A lack of spectrum available to South African mobile networks forces them to optimise and ‘re-farm’ their existing resources to improve their offerings, and the legacy 2G network is a major obstacle to this process.
Speaking at a media event in Johannesburg, Vodacom CTO Andries Delport said that Vodacom – along with other major mobile operators – wants to turn off its 2G network for consumer handsets, as this would greatly improve its ability to roll out 4G and other modern services.
“We are going to focus on switching 2G off,” Delport said. “However, there are still millions of 2G devices connected to the network.”
Delport clarified that Vodacom would not be able to completely switch off the network, however, as there are many critical systems and telemetry devices connected to the network.
Instead, Vodacom is aiming to switch off its 2G consumer voice network, which would allow it to re-farm this spectrum and improves its 4G coverage and capacity.
“The big benefit for us to re-farm 2G is to improve 4G coverage,” he said. “If we can thin out 2G, it will allow us to use 900Mhz for 4G.”
The problem with turning off 2G
Delport noted that while Vodacom would love to switch off its 2G voice network as soon as possible, the problem is not directly under the operator’s control.
“It’s not something that’s entirely within our control, and it’s not just mobile operators,” Delport said. “Independent retailers sell the bulk of these 2G handsets.”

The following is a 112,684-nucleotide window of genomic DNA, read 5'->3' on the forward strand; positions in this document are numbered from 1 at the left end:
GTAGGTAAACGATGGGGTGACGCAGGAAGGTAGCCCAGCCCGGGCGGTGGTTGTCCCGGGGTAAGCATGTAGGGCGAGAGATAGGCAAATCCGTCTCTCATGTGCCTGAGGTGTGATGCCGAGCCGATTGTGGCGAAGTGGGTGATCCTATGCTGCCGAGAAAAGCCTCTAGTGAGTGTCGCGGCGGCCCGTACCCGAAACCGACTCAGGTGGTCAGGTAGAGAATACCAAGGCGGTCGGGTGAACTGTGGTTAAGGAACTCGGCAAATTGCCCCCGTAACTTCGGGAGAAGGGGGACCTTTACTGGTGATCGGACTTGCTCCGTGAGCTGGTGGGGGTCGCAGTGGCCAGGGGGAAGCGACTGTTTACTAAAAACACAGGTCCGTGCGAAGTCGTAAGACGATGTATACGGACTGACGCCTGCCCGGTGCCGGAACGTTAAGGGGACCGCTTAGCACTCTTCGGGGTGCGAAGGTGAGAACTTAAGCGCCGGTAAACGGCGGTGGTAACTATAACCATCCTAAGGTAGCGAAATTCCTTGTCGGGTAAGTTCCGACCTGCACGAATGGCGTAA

2G devices are significantly cheaper than 4G smartphones, and they are sold in high volumes to customers who are unable to upgrade to more expensive devices that use 3G or 4G technology.
He said that around a third of all Vodacom devices were still on the 2G network, with about another third on 3G, and the rest on 4G.
There are a great number of other 2G-compatible devices in urban areas, including PoS systems, telemetry hardware, and various low-level communication devices, which would present a great logistical challenge to replace with 3G models.
Turning off 3G
Vodacom said that a number of countries around the world had already turned off their 2G networks, with some even turning off 3G instead.
“A lot of countries around the world have done this already, as it is important to migrate off these legacy technologies,” said Vodacom managing executive for technology strategy, architecture, and innovation Nicholas Naidu.
“It is fair to say there are different opinions; in Europe, they are targeting 3G.”
Turning off 3G in South Africa would be difficult due to the large amount of data traffic present on the network and the lower coverage of 4G – especially in rural areas.
Vodacom said that turning off 2G would allow it to re-farm the 900MHz band and greatly improve its 4G coverage in less-populated areas.
For now, however, it is currently aiming to slowly reduce the amount of spectrum required for its 2G network and repurpose it in smaller batches to aid its modern network rollout.